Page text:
2. Is FDA's current position regarding direct-to-consumer and other advertisements consistent with empirical research on the effects of those advertisements, as well as with relevant legal authority? What are the positive and negative effects, if any, of industry's promotion of prescription drugs, biologics, and/or devices? Does the current regulatory approach and its implementation by industry lead to over-prescription of drugs? Do they increase physician visits or patient compliance with medication regimes? Do they cause patient visits that lead to treatment for under-diagnosed diseases? Does FDA's current approach and its implementation by industry lead to adequate treatment for under-diagnosed diseases? Do they lead to adequate patient understanding of the potential risks associated with use of drugs? Does FDA's current approach and its implementation by industry create any impediments to the ability of doctors to give optimal medical advice or prescribe optimal treatment? A) Positive effects of compounders and promotion of their compounding abilities. Promotion to physicians provides the physician with knowledge of the availability of a compounder and what that capabilities are of that compounder. Promotion of specific drugs or specific compounds allows the physician to make informed choices relative to treatment of patients, with the full knowledge of what alternatives are available in the marketplace. Knowledge that a compounder is available also allows the physician to adjust dosages for specific patients in a manner that is not available with manufactured products. Advantages to the consumer. There are many consumers who are not receiving satisfactory treatment for ailments, which have already been diagnosed. Knowledge of additional alternatives allows the consumer to discuss these with their practitioner to ascertain if these alternatives might be good choices for the patient. Additionally, there are patients who have not sought professional treatment for their ailment, either because their knowledge of the community around them seems to offer no solutions, or because they thought their ailment was something that could not be effected by medical treatment. A consultation with a pharmacist is often available to patients when physician consultation is more difficult to obtain. Once the patient is armed with knowledge, and the availability of treatment, they can then seek out a practitioner's help, either on their own or with the referral of the pharmacist, to ascertain if, in the practitioners opinion, that treatment might be effective for their particular ailment. Again, this information, provided to the patient and physician, must be true and backed up with some credible evidence of effectiveness. But, because of the nature of the compounded product, it may not be practical or feasible to do a new drug application process. Additionally, as drug companies continue to escalate their dollar amount needed to be recovered from a marketed drug, even the orphan drug program now requires very large amounts of money and expensive treatments in order to recover costs related to orphan drug marketing. Therefore, many effective treatments do not economically lend themselves to the type of research necessary for a new drug application. Practitioners and pharmacists can work together with patients to determine effective treatments for specific patients, which will never be available if we require new drug applications for all these therapies.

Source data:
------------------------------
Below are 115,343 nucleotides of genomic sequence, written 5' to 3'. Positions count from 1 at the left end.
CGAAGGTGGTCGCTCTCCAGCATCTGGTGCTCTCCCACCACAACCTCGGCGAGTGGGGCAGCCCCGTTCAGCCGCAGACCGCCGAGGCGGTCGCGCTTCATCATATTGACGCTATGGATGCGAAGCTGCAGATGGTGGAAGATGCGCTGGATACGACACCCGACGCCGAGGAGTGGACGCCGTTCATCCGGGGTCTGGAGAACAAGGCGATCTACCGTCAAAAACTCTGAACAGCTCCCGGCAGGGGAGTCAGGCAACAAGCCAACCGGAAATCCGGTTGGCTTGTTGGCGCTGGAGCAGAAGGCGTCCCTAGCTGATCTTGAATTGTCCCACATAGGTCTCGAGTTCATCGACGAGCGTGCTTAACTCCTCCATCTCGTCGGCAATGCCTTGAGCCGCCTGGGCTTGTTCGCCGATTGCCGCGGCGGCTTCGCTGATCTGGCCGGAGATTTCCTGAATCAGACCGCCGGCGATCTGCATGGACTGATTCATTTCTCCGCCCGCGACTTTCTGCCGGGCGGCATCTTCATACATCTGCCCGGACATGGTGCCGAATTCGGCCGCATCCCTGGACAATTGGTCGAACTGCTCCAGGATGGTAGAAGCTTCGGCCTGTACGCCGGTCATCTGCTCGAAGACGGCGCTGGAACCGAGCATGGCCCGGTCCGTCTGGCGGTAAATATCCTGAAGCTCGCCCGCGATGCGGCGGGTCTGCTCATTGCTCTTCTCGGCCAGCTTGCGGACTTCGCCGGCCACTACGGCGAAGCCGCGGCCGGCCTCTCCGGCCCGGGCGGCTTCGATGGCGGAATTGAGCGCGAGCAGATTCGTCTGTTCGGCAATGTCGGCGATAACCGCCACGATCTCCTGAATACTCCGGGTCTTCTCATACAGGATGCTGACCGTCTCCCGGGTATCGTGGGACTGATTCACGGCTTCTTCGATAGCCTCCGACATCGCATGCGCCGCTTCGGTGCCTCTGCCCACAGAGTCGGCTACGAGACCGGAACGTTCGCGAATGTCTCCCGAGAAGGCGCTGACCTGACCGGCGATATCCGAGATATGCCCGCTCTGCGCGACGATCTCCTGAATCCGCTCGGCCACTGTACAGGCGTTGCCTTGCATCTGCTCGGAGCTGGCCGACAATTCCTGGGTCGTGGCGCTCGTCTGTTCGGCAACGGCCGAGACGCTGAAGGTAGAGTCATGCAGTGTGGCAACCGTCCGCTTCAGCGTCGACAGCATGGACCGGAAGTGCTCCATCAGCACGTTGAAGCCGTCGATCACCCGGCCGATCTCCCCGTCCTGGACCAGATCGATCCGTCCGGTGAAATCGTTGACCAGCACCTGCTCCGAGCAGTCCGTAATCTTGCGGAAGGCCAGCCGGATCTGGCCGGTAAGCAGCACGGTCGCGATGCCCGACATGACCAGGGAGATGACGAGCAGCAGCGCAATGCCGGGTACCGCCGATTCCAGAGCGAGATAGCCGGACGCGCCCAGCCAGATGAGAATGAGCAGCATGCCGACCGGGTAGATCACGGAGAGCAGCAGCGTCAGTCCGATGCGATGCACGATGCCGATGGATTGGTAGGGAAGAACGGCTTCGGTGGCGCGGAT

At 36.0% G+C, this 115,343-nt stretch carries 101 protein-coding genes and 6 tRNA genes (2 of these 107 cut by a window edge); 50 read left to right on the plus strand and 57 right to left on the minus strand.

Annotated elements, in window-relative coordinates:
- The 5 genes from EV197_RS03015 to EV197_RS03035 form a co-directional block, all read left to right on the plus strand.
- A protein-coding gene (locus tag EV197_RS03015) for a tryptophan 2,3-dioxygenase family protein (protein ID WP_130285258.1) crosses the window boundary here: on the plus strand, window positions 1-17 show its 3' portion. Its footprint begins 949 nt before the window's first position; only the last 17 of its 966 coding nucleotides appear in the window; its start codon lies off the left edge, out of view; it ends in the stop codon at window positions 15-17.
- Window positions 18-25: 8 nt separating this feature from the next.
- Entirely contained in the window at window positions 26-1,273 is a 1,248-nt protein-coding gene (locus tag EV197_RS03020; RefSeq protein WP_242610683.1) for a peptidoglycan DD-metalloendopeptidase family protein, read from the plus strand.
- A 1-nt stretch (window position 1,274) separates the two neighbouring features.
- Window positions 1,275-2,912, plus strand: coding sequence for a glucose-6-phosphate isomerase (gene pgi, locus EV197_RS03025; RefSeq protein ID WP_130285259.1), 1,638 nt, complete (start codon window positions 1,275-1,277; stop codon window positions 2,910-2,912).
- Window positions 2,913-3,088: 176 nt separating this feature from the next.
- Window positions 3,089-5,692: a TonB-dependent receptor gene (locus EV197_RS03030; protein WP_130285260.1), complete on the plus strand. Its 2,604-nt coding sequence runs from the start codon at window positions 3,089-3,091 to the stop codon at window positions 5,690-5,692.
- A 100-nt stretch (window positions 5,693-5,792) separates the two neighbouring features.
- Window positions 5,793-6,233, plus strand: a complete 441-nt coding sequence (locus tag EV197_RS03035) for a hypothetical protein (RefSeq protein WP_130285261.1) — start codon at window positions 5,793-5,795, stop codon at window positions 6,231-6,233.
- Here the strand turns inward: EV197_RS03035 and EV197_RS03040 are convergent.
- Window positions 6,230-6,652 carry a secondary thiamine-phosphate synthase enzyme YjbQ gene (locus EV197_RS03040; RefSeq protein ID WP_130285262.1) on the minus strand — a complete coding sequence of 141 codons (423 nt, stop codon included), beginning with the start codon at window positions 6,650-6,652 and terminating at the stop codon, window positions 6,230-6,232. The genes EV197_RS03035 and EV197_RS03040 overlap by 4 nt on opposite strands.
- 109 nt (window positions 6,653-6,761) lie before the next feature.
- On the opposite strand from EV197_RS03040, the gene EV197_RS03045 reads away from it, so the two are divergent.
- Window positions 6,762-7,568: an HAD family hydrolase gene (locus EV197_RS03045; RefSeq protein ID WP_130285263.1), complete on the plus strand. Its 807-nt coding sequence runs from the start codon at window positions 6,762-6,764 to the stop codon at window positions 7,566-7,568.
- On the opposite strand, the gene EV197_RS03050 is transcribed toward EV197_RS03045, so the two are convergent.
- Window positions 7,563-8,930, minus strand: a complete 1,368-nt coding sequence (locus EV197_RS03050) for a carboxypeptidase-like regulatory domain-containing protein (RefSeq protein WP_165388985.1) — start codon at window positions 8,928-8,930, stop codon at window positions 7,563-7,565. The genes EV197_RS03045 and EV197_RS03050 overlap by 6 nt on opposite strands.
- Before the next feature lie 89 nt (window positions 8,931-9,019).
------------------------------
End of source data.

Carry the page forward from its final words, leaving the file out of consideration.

5. How can warnings be made most effective in preventing harm while minimizing the chances of consumer confusion or inattention? Is there any evidence as to which types of warnings consumers follow or disregard? A) Here the FDA has always been reluctant to require face-to-face counseling with pharmacists. The FDA has always leaned towards sticking written material in with prescriptions. I believe that a requirement of a face-to-face consultation would go a long ways towards patient understanding while eliminating some of the problems, which we see with mail order and major compounders sending drugs all across the country.
7. Would permitting speech by manufacturer, distributor, and marketer about off-label uses undermine the act's requirement that new uses must be approved by the FDA? If so, how? If not, why not? What is the extent of FDA's ability to regulate speech concerning off-label uses? When a pharmacist talks with patients or prescribers s/he does not fall under the description in this question. The pharmacist should not be a manufacturer or distributor S/he is is a compounding pharmacist. Again the key is to separate the compounders from the manufacturers first. Then leave the compounders to the Boards of pharmacy.

EC -413